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Source link: http://archive.mises.org/10419/essays-in-honor-of-hans-hermann-hoppe/

Essays in Honor of Hans-Hermann Hoppe

August 7, 2009 by

Hans-Hermann Hoppe is one of the most important scholars of our time. He has made pioneering contributions to sociology, economics, philosophy, and history. He is the dean of the present-day Austrian School of economics, and is famous as a libertarian philosopher. He and his writings have inspired scholars all over the world to follow in his footsteps and to provide a scientific foundation for individual freedom and a free society. The following pages are a modest attempt to honor the occasion of Professor Hoppe’s 60th birthday. The contributors are former students, colleagues, and collaborators, united in admiration for, and friendship with, the laureate. FULL ARTICLE

{ 5 comments }

newson August 7, 2009 at 10:39 am

…and don’t forget the inimitable delivery. hoppe’s german accent is just a perfect match for his droll humour.

Anonymous August 7, 2009 at 5:08 pm

No mention of Argumentation Ethics? Argumentation Ethics is the most rigorous defense of private property ever penned. Isn’t this by far his most important contribution?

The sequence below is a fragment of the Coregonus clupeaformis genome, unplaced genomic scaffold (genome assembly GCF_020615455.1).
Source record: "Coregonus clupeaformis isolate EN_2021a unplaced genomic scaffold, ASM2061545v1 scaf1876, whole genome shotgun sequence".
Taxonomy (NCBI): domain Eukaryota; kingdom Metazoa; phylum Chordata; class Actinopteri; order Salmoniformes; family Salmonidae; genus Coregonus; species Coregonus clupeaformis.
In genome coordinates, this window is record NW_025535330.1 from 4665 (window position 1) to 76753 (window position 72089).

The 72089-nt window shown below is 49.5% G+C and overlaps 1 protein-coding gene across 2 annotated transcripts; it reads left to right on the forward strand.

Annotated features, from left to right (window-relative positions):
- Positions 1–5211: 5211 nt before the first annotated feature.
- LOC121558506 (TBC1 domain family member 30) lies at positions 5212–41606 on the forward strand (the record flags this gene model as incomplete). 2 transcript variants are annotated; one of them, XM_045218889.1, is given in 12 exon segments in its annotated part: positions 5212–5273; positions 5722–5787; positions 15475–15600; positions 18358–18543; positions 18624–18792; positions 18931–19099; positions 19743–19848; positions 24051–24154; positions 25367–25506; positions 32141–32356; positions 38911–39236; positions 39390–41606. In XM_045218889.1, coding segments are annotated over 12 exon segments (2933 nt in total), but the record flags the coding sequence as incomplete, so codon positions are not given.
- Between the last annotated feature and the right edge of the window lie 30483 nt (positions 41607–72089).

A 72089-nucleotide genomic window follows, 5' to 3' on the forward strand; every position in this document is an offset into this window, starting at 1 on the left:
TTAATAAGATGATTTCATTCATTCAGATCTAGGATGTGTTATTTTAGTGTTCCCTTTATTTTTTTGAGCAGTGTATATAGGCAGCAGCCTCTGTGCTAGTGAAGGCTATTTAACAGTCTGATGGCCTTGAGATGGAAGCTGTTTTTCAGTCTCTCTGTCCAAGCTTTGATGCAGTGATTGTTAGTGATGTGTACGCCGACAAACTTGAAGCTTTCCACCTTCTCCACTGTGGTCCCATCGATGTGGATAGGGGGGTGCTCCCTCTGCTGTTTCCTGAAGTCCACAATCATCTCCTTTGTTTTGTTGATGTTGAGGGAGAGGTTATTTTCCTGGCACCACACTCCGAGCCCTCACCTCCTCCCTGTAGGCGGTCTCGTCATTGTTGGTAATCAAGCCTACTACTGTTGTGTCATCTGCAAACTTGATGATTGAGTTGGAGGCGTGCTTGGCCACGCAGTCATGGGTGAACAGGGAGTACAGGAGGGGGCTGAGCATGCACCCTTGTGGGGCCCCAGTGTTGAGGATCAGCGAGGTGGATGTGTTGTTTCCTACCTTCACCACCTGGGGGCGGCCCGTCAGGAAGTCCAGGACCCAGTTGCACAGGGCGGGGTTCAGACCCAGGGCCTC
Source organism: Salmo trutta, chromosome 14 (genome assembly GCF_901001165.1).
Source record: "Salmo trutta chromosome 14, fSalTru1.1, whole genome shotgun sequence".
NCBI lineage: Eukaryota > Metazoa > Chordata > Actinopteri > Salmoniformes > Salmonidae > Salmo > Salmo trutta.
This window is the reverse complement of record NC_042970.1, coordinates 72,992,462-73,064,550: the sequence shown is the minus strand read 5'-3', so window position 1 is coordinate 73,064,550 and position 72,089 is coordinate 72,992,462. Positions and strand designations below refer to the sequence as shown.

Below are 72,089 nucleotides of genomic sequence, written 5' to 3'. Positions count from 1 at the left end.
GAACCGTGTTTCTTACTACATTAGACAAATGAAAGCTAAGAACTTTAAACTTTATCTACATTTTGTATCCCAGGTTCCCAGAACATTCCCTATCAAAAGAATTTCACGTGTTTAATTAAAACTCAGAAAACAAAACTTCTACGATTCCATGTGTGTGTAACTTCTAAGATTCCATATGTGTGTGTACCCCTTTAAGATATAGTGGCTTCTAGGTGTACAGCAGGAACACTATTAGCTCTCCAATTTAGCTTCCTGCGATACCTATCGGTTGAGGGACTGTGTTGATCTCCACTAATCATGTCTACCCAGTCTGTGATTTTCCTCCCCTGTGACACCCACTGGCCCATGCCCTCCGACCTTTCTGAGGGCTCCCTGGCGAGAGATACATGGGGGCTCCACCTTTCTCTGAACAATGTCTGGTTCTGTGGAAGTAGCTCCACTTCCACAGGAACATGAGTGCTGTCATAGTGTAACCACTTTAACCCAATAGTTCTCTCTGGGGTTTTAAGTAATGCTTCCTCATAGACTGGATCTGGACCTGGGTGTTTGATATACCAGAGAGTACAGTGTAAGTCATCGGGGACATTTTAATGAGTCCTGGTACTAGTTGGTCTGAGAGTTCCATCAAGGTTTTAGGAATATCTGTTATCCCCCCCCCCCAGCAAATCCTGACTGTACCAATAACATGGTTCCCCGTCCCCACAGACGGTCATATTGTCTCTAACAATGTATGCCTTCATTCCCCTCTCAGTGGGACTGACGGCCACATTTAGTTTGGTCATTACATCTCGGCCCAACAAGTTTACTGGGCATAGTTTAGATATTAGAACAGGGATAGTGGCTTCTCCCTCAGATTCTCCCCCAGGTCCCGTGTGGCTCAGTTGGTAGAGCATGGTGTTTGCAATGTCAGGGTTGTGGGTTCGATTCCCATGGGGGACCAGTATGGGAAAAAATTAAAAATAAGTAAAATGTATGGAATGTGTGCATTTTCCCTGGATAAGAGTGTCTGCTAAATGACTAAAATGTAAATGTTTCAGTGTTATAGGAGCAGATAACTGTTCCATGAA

John Nolte August 7, 2009 at 6:12 pm

I am presently reading Henry Hazlitt’s “The Foundations of Morality” and find a number of similarities to Jean Piaget’ epistomology, Ayn Rand’s objectivism and, of course, Ludwig v. Mises epistomology. What frustrates me most is the range specifity of most thinkers, the inability or refusal to think outside of the box. At any rate, a look at Jean Piaget’s developmental psychology seems to me a good starting point for study of epistomology. Correct me, if I have misunderstood.

Stephan Kinsella August 7, 2009 at 11:39 pm

Re the question about argumentation ethics: as one of the world’s most ardent supporters of argumentation ethics, I can assure you this was not intended to slight it. We meant to reference it with this line: “a new praxeological approach to political philosophy,” but perhaps should have been more explicit. I realized this after the book had gone to press. However the book is chock-full of discussion about and references to his argumentation ethics.

GilesStratton August 8, 2009 at 8:25 am

“He is the dean of the present-day Austrian School of economics”

Really? I’m sure a few would dispute such a claim.

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